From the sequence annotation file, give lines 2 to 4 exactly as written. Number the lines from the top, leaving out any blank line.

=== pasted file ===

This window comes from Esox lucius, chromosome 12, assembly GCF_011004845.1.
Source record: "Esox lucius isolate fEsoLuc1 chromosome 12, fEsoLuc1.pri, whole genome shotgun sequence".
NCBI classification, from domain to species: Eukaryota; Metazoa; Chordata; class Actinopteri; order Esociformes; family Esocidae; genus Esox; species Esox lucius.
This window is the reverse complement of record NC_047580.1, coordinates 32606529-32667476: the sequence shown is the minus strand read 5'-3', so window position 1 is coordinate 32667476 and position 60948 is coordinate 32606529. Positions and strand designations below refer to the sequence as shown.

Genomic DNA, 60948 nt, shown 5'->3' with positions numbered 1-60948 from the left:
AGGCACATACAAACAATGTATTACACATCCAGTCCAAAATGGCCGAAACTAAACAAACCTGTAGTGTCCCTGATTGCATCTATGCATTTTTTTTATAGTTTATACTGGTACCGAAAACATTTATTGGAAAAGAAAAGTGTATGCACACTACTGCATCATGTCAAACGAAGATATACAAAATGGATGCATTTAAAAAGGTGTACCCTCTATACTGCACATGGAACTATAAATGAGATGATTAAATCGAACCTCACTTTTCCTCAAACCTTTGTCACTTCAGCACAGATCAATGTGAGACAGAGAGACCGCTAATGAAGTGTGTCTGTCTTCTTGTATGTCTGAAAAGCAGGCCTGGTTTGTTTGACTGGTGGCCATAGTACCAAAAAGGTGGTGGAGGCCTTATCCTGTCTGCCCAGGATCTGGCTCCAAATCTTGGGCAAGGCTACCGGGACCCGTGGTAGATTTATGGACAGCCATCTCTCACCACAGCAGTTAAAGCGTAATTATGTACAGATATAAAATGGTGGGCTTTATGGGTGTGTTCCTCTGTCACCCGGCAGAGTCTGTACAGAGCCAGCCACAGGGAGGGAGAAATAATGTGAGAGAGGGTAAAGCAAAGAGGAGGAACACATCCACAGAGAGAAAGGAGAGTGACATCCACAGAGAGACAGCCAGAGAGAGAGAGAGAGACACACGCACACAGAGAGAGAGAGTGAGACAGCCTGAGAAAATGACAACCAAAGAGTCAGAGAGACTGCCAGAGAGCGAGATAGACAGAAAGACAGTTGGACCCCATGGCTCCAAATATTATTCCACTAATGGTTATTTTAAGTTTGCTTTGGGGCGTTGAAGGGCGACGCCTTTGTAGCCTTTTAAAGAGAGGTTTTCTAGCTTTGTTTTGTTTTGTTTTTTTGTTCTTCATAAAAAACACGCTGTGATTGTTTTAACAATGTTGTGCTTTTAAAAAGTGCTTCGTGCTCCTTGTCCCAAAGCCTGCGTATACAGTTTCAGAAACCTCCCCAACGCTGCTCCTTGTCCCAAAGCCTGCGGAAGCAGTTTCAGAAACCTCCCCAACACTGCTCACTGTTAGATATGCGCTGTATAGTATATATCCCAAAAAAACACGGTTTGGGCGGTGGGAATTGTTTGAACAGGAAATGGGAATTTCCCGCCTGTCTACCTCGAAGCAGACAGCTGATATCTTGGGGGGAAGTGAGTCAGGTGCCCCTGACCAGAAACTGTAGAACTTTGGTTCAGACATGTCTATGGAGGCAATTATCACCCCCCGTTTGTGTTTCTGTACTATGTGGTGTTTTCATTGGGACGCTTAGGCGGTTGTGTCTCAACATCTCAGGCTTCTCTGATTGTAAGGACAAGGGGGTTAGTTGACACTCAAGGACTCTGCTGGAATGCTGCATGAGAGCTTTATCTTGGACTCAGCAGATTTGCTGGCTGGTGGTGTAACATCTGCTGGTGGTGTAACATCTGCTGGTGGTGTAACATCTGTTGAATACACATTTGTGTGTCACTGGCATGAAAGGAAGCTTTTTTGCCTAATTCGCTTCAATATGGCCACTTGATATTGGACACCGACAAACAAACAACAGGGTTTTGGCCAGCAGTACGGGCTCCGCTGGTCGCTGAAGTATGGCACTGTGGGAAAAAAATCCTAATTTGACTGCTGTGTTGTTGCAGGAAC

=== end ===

Source record: "Esox lucius isolate fEsoLuc1 chromosome 12, fEsoLuc1.pri, whole genome shotgun sequence".
NCBI classification, from domain to species: Eukaryota; Metazoa; Chordata; class Actinopteri; order Esociformes; family Esocidae; genus Esox; species Esox lucius.
This window is the reverse complement of record NC_047580.1, coordinates 32606529-32667476: the sequence shown is the minus strand read 5'-3', so window position 1 is coordinate 32667476 and position 60948 is coordinate 32606529. Positions and strand designations below refer to the sequence as shown.